Nazareth Home felt ‘web of support’ during lockdown

Sister of Charity of Nazareth Sharon Gray, a vice provincial of the congregation, and Father Albert Wilson, a resident of Nazareth Home, spoke privately after a group discussion about what life was like at the facility during the COVID-19 lockdown over the last year. (Record Photo By Marnie McAllister)

Susan Tahaney, a social worker, went to work on Thanksgiving Day at Nazareth Home to help residents connect to their families with the help of an iPad and a TV screen.

As she pulled into the parking lot on the Highlands campus, a stranger stood silently on the asphalt holding up a sign that said, “You are loved.”

As she recounted that story May 27, Tahaney pulled off her glasses and wiped tears from her smiling eyes.

“It was like a web of support,” she said, sniffing back her emotion so she could speak.

A spider’s thin silk becomes stronger as it’s woven into the layers of a web, she explained.

“I’ve only been here a year and a half,” she said. “I don’t know what good times at Nazareth Home look like. I came two weeks before the shutdown.”

But she believes the facility and the community around it provide “a web of support” for staff and residents alike.

Nazareth Home’s two campuses, like the rest of Kentucky, went into lockdown in March of last year. But while most people locked down by degrees, residents of long-term care facilities were suddenly isolated entirely from the outside world. The staff who worked there became their lifelines.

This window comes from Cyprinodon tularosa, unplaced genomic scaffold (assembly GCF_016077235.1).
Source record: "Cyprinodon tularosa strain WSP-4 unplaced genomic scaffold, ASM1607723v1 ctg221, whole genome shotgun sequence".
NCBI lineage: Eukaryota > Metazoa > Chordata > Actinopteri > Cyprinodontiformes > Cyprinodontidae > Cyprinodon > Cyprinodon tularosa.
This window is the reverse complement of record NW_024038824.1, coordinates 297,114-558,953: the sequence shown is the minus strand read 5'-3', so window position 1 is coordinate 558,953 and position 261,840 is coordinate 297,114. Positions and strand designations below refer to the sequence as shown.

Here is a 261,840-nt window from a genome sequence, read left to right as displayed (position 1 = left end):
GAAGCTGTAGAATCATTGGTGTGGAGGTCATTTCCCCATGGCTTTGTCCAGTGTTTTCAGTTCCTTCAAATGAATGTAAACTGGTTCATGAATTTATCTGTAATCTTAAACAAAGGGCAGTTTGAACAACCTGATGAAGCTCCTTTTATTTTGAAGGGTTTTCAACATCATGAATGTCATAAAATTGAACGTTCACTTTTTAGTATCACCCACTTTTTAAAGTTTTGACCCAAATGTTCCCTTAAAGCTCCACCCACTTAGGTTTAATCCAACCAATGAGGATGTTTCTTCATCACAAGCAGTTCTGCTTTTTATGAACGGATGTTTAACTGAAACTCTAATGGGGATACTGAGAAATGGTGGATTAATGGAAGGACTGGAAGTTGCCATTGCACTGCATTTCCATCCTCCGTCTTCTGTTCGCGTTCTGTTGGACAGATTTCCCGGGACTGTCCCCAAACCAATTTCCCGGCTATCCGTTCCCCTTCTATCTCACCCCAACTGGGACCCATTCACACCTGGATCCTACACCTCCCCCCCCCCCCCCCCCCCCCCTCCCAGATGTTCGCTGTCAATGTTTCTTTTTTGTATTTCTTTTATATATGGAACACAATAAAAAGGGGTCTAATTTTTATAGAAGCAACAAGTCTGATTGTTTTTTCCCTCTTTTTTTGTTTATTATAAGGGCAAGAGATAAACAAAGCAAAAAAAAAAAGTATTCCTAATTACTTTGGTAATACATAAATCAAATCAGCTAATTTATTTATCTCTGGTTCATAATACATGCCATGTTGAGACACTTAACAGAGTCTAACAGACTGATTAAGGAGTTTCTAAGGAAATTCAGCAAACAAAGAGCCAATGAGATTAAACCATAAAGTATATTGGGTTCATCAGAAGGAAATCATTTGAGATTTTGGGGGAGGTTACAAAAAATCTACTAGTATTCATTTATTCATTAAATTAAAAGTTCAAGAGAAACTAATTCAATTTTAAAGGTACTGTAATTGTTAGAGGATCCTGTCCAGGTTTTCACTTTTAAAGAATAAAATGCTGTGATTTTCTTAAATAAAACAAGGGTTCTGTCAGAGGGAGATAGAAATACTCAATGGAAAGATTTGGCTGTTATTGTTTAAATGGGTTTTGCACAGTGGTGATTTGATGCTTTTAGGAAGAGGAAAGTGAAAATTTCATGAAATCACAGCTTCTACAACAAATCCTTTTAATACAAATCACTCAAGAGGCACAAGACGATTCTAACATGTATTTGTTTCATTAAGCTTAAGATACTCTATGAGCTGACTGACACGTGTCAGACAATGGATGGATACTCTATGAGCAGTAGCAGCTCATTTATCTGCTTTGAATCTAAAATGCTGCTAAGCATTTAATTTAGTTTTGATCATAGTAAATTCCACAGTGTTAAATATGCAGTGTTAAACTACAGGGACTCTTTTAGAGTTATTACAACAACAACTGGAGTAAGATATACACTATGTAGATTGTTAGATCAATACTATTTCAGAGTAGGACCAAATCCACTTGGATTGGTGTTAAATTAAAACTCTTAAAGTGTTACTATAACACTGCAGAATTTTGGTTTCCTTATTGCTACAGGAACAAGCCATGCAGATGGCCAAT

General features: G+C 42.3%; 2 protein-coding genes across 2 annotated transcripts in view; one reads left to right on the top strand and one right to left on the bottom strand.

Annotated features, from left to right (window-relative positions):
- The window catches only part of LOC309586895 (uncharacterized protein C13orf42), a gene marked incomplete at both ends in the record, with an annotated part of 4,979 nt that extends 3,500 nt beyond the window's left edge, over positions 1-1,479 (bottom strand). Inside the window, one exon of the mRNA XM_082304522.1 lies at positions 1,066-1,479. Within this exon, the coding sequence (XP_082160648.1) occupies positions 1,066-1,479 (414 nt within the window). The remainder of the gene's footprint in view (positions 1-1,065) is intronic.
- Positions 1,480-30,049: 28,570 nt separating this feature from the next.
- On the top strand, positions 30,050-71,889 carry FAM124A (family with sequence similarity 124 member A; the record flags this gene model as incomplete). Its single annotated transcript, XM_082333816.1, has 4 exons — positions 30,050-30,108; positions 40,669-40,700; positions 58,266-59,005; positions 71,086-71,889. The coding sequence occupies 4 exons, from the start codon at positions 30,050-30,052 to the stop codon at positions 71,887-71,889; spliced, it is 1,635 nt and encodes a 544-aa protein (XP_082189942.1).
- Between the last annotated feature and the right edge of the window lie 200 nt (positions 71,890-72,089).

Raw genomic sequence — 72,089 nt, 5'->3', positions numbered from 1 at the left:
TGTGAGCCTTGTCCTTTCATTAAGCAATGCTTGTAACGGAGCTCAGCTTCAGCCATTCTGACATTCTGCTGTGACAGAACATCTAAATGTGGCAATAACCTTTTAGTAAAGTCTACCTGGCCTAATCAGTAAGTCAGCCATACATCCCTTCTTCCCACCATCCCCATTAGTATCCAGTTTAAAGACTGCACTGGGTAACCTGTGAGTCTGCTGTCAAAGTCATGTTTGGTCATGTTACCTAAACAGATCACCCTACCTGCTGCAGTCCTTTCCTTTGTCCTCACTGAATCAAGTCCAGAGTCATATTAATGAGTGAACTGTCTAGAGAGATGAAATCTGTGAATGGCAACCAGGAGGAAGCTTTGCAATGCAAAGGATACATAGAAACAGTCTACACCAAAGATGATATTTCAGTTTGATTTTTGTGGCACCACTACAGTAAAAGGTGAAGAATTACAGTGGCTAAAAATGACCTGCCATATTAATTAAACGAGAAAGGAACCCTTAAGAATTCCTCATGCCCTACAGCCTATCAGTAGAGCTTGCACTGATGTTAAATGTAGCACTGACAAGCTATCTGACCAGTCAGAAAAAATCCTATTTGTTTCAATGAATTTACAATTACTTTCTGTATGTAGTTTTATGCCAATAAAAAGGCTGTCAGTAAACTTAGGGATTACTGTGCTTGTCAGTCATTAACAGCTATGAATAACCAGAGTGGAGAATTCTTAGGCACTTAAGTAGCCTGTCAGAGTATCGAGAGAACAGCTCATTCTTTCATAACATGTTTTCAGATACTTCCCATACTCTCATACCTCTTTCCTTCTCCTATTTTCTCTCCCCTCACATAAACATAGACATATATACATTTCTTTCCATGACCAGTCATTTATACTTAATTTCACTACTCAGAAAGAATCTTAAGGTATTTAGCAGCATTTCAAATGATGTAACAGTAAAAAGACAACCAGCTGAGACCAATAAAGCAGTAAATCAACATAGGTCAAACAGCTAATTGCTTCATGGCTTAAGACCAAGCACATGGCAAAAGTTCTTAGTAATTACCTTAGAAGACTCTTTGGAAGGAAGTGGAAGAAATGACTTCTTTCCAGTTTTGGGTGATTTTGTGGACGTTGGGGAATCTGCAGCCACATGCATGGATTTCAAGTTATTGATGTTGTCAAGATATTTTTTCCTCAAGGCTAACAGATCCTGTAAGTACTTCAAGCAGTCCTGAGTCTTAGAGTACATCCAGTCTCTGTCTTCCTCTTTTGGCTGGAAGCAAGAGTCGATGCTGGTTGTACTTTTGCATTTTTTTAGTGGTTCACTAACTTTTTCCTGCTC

This March, restrictions on long-term care facilities began to lift and access is now possible with some precautions.

Tahaney, the home’s program director, shared her story of the lockdown at Nazareth Home during a discussion on May 27. She was joined by Father Albert Wilson, a resident; president and CEO Mary Haynes; Jason Rader, supervisor of environmental services; and Sister of Charity of Nazareth Sharon Gray, a vice provincial of the congregation who lives on the campus.

The Sisters of Charity of Nazareth founded and still sponsor Nazareth Home Highlands and Nazareth Home Clifton. Together, the facilities have about 290 beds. The homes offer a variety of services, including personal care for those who live independently but need some on-site care, services for those with memory impairments, long-term skilled care and rehabilitation services.

 

The Lord will see me through

Father Wilson, who has served as a priest of the Archdiocese of Louisville for 70 years, said he’s learned to adjust to hardship in his 94 years of life.

“I didn’t like the idea of wearing a mask and being restricted, but that was the nature of the time,” he said of the lockdown. “I remember the 1937 flood. Growing up, you learn to adjust to a lot of things. We are affected by change so often, you make a habit of it.”

It helps, he said, to be with people at Nazareth Home.

“The people are always very good here. The staff are like family and we’re a family as residents,” he said.

For Father Wilson, who served as a pastor of several parishes before he retired in 1996, the lockdown provided contemplative time.

“I had time for prayer, basically,” he said. “And a lot of reading.”

Asked how he coped with the solitude, he said:

“It goes back to Cardinal (John Henry) Newman. The Lord has given me one task he has not given another, and he will see me through. That has been a sort of guide for me.”